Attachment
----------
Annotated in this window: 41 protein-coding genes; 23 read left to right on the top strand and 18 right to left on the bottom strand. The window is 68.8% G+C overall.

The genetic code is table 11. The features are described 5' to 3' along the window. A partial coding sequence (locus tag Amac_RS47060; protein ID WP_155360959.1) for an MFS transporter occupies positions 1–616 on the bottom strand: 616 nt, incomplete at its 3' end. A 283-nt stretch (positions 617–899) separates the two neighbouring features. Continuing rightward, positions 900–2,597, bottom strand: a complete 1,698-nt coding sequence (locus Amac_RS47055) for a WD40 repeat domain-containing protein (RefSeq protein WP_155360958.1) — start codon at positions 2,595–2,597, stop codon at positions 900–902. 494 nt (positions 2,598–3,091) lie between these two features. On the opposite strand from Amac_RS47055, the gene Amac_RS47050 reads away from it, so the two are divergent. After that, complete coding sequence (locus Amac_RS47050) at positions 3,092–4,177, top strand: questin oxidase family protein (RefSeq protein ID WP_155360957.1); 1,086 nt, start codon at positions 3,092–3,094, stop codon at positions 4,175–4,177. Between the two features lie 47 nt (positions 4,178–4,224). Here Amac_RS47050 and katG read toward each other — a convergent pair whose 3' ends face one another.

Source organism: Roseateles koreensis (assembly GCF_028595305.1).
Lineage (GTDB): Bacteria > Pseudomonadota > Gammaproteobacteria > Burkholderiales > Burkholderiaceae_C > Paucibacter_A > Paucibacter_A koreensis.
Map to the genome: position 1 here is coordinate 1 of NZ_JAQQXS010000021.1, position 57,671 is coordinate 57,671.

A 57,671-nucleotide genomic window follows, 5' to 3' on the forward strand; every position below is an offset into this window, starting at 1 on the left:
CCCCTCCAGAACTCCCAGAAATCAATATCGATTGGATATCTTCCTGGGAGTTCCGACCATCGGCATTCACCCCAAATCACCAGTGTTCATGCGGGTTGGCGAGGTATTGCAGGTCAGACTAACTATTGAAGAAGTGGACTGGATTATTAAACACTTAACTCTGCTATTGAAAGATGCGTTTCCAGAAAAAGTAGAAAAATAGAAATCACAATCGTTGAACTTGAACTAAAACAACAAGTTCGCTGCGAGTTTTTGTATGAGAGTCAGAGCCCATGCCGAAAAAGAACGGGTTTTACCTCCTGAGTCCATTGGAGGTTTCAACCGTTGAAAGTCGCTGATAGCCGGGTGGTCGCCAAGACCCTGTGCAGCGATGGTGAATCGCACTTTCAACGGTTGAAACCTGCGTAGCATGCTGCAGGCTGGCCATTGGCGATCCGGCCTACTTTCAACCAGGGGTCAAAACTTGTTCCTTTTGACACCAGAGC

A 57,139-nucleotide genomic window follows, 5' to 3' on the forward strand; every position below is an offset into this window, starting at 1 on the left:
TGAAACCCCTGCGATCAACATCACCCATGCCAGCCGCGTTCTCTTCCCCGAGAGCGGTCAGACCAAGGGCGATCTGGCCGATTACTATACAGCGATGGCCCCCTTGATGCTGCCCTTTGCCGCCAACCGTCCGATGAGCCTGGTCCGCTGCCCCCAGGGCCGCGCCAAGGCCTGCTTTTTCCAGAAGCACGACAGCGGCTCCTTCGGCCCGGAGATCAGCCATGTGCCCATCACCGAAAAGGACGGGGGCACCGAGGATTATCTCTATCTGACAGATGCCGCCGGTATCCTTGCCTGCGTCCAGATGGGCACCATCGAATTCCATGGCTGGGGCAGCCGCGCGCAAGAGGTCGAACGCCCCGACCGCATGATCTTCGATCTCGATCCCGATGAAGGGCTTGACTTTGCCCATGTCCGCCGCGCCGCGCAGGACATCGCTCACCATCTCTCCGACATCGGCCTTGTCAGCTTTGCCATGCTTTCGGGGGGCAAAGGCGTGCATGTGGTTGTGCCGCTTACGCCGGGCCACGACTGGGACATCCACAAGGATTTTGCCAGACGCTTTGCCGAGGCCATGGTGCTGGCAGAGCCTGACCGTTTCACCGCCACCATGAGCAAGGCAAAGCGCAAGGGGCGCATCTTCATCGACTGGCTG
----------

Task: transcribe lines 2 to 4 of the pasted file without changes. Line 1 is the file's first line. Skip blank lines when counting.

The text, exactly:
The genetic code is table 11. The features are described 5' to 3' along the window. A partial coding sequence (locus tag Amac_RS47060; protein ID WP_155360959.1) for an MFS transporter occupies positions 1–616 on the bottom strand: 616 nt, incomplete at its 3' end. A 283-nt stretch (positions 617–899) separates the two neighbouring features. Continuing rightward, positions 900–2,597, bottom strand: a complete 1,698-nt coding sequence (locus Amac_RS47055) for a WD40 repeat domain-containing protein (RefSeq protein WP_155360958.1) — start codon at positions 2,595–2,597, stop codon at positions 900–902. 494 nt (positions 2,598–3,091) lie between these two features. On the opposite strand from Amac_RS47055, the gene Amac_RS47050 reads away from it, so the two are divergent. After that, complete coding sequence (locus Amac_RS47050) at positions 3,092–4,177, top strand: questin oxidase family protein (RefSeq protein ID WP_155360957.1); 1,086 nt, start codon at positions 3,092–3,094, stop codon at positions 4,175–4,177. Between the two features lie 47 nt (positions 4,178–4,224). Here Amac_RS47050 and katG read toward each other — a convergent pair whose 3' ends face one another.

Source organism: Roseateles koreensis (assembly GCF_028595305.1).
Lineage (GTDB): Bacteria > Pseudomonadota > Gammaproteobacteria > Burkholderiales > Burkholderiaceae_C > Paucibacter_A > Paucibacter_A koreensis.